It’s fair to say that he was the one who got me to really run for that seat in 2006. I’ll never forget that on election night, rather than meeting everyone out at a bar, Rikki came over to my house and sat with me in front of the computers, tabulating and tallying votes from across the district. (Then we went out to a bar, and howled at the moon!)
I was always so impressed with Rikki’s knowledge and passion for our natural world, his writing, and his thoughtfulness. I will miss you so very much!
—Amy Broyles, Knox County Commissioner
Despite his Gandhi-like spirit, Rikki could light some asses up in debate. I met him in an argument over the 2000 election. He called me a coward and a sell-out for supporting Gore over Nader, said my stand was an insult to democracy. I wound up contributing to Hellbender Press. One day a few years later, he sat on my porch and scolded me for swatting a female mosquito. He was a born teacher, and a fearless agent of the truth.
—Julie Auer Gautreau
Rikki Hall was known for many things, including his scientific mind, positive spirit, mischievous grin, and graceful nature. Some of my favorite memories, though, are of Rikki the music fan. Folks love to point out that he was the first to hit the dance floor at local shows, which is true, but he was also a knowledgeable and critical listener. When we first met, he and I talked about many of the Boston-based bands he’d gone to see when he was at MIT in the late ’80s, primarily Dumptruck and Big Dipper, two faves of mine as well.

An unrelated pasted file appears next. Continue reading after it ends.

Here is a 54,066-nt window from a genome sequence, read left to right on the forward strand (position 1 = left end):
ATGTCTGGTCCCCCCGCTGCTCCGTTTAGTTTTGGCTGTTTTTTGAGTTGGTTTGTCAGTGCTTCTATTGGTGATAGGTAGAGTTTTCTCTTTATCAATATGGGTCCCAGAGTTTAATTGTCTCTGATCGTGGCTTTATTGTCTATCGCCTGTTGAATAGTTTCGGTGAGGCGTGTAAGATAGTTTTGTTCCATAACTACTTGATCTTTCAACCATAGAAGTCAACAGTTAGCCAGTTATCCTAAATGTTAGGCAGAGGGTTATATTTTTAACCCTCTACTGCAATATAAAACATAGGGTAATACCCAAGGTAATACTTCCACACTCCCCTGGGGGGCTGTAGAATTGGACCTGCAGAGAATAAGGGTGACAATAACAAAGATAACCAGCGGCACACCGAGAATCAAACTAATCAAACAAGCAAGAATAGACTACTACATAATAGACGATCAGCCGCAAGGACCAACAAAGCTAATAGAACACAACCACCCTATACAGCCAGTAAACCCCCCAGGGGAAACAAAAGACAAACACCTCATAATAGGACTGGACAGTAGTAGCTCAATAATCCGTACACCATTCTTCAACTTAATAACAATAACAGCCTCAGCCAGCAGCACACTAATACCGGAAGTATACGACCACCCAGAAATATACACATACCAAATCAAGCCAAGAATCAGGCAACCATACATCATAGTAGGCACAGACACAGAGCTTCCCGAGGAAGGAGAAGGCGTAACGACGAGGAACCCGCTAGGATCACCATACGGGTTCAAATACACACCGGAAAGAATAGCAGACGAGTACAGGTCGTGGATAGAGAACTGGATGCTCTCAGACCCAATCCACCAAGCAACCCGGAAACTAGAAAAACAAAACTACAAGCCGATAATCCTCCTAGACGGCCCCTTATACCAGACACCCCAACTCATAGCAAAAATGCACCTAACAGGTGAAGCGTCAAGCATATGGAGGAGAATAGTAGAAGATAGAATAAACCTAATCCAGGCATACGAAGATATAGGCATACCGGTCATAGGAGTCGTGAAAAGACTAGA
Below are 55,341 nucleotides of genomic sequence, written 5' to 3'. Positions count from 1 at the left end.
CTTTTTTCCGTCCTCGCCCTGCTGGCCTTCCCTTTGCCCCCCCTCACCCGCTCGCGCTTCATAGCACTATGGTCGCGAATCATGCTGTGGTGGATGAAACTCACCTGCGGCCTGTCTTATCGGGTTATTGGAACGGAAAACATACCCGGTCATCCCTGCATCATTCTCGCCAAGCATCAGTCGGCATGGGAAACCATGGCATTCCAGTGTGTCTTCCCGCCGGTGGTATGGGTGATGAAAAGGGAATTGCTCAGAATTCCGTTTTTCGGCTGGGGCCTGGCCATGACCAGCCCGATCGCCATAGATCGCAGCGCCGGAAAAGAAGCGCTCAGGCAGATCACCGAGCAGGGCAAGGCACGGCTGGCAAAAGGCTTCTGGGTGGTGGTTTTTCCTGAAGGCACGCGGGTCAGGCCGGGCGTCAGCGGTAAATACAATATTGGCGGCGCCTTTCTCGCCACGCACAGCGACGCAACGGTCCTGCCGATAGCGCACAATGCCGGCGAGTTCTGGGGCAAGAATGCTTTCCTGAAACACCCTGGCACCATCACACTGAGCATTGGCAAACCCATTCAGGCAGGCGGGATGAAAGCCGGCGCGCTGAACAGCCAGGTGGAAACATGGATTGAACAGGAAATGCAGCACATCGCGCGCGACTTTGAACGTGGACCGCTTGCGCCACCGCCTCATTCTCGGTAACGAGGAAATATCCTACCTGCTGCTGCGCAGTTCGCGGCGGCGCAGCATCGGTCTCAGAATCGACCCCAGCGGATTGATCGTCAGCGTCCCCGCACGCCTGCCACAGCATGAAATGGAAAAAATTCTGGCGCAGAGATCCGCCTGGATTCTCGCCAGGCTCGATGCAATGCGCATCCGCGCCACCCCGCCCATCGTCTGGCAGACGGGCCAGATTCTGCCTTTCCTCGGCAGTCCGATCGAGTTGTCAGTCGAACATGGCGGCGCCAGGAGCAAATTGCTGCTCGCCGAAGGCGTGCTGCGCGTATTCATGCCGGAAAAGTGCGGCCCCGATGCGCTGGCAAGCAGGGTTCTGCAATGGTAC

One of his perhaps less-endearing qualities to musical artists was his critical nature, which could be off-putting until you got used to it. In the words of David St. Hubbins, he could be “brutally frank.” But he was honest and open-minded.